2017 was a lively year for oil markets, and the volatility has continued into this year. Various geopolitical issues, decisions from OPEC (Organization of the Petroleum Exporting Countries) and unpredictable storms in the US all affected oil prices, with price per barrel ranging between about $45 and $74 per barrel over the last 12 months (peak to trough).

Source: Bloomberg data, April 2018

Looking forward, another major factor that could affect oil prices is technological innovation, especially advances aimed at minimising environmental damage. Electric vehicles (EVs) are at the intersection of technological improvements and environmental activism, making them an exciting prospect for many. However, EVs are run without using fossil fuels. This may lead many to conclude that an EV revolution could have a marked negative effect on the oil industry. But is this the case?

Many believe that the bulk of oil demand comes from the transportation industry. However, analysis of world oil demand reveals that light-duty vehicles – comprising primarily of smaller vehicles used for personal transport –occupy only around 25% of global demand.

Source: Total Capital Markets Day 2017 presentation

EVs are intended to replace light-duty vehicles, limiting potential demand growth to this area. While other types of transportation – namely heavy-duty vehicles, planes, trucks and ships – also contribute to oil demand (another 25%), there are currently no viable electric versions of these forms of transport, so the need for oil in this area is unlikely to change in the near future. Furthermore, the bulk of oil-demand growth is set to come from petrochemicals, power generation, construction, industry and a variety of other, smaller uses. Transportation is only one part of oil demand, and light-duty vehicles in particular are a smaller part still of that total.

Even in the case of aggressive penetration, forecasts predict that EVs may only make up 32% of global light-duty vehicle transport by 2040.

Global fuel demand displacement from EV sales

Source: Bloomberg New Energy Finance – Long-Term Electric Vehicle Outlook 2017.
mbpd = million barrels per day

At the same time, this scenario doesn’t necessarily equate to declining oil demand for light-duty transportation, let alone to declining total demand; however, should oil demand disappoint, there will clearly remain the need for plenty of oil to serve the large number of traditional cars still in use. It is also the case that EVs tend to be used in urban settings, which means that they are likely to drive fewer kilometres than their petrol and diesel counterparts. This suggests that while EVs may reduce the number of petrol cars, the remaining oil-fuelled vehicles are likely to clock up greater mileage and therefore require a comparatively larger amount of oil-based fuel, further reducing the impact of EVs on oil demand. In fact, a bigger factor affecting demand growth is likely to be the pace of engine-efficiency gains (i.e. energy consumed per mile travelled), something that has been offsetting oil-demand growth for some time.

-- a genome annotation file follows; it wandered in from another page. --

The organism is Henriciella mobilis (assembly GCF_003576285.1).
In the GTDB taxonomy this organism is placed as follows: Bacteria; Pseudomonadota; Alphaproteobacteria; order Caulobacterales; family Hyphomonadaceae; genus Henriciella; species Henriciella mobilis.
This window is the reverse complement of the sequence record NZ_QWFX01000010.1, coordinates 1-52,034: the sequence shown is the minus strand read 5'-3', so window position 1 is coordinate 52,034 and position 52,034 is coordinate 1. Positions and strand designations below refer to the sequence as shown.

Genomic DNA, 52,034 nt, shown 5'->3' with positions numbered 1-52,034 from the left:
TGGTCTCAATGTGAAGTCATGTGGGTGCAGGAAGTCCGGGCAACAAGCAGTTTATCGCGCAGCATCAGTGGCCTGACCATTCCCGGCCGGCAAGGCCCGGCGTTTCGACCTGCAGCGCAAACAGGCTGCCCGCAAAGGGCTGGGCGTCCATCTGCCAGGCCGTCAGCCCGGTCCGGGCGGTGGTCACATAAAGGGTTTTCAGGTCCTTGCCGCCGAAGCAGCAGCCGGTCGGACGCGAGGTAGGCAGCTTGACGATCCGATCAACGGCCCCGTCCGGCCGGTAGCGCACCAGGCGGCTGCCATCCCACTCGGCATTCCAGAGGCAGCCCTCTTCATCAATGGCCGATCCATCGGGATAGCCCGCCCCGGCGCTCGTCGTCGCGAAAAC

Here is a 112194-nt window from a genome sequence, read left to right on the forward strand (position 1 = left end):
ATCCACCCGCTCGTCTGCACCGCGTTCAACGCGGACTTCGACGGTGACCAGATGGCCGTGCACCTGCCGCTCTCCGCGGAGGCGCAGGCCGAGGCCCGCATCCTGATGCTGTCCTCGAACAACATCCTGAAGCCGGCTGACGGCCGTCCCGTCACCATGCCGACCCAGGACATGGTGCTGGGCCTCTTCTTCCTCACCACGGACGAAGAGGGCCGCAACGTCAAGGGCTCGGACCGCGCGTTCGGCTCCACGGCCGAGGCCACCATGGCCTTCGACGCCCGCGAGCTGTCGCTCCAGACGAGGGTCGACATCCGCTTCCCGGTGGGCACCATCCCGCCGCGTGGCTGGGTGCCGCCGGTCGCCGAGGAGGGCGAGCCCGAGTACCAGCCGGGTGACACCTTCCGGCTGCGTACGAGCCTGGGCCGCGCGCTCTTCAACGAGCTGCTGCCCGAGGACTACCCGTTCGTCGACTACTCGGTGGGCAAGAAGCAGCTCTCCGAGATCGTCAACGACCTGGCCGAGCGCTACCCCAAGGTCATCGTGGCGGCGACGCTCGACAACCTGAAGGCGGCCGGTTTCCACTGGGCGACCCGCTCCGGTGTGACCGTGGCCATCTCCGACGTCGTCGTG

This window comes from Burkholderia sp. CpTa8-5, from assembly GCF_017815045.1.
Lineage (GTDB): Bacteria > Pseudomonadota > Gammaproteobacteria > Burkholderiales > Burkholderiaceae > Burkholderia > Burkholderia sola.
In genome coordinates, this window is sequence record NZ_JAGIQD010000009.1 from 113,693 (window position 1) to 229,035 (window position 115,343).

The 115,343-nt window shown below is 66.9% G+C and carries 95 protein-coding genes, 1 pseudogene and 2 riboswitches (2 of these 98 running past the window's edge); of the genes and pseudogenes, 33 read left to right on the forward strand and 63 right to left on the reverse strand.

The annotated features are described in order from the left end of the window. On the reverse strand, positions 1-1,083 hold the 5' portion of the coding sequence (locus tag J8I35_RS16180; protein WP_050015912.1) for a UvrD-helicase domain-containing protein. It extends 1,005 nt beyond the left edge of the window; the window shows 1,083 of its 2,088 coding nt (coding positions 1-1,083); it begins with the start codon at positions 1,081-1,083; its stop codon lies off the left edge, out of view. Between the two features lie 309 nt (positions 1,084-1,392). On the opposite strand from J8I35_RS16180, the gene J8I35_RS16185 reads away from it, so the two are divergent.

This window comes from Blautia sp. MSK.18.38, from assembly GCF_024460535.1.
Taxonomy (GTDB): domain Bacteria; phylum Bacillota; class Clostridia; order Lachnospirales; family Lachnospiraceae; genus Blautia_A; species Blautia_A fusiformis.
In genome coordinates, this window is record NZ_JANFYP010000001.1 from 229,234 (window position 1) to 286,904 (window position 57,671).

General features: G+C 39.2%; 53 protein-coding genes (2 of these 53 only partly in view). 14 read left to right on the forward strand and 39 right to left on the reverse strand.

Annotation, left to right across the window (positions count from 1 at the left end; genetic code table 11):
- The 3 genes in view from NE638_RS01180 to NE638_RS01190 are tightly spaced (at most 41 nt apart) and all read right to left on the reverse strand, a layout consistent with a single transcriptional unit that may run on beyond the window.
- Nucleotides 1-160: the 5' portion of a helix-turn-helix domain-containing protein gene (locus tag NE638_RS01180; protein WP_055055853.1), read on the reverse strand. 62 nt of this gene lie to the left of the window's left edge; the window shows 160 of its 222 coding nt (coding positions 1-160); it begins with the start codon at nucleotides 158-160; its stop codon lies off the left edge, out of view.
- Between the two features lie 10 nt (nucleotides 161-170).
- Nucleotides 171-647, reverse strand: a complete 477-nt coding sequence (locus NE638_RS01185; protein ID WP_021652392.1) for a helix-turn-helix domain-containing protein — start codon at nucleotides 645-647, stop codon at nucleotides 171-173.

It also remains to be seen how the world will power this expanding fleet of EVs. While it is unlikely oil will play a material role here, there could be an opportunity for natural gas, an area many oil companies have been consciously growing within their portfolios. The ultimate intention is that the power needed to charge EVs will come from renewables, but realistically there are some infrastructural challenges, particularly if there is strong take-up of EVs. Natural gas can help bridge this transition, while being more environmentally friendly, especially compared with coal.

From oil to energy

While the analysis collectively suggests that EVs could decrease oil demand over the long term, this reduction is not likely to be as pronounced as many would intuitively expect. It seems quite likely that oil will play an integral role in the global energy infrastructure for some time. However, a general push for renewable-energy sources, of which EVs are only one part, means that oil companies may be coming up against more challenges as the years continue, particularly should public scrutiny grow. Oil executives need to be assessing where the industry will be in ten years and beyond, while strategically positioning themselves for this technological revolution and global fight against climate change. As energy consumption becomes increasingly more electrified and greener, it may be prudent for oil companies to move towards becoming ‘energy companies’ in the long term, managing a portfolio of renewable assets and power-generation capacity, alongside fossil fuels.

As ever, the future is uncertain, but it is becoming increasingly apparent that, in order to meet the objectives of the Paris Agreement (keeping temperature increases this century below 2˚C), strong government policy is likely to be necessary to drive change, which could result in the introduction of carbon taxes. Therefore, those companies preparing their business models today for this scenario may benefit strategically over the longer term, while growing a more stable (less cyclical) business division as well.



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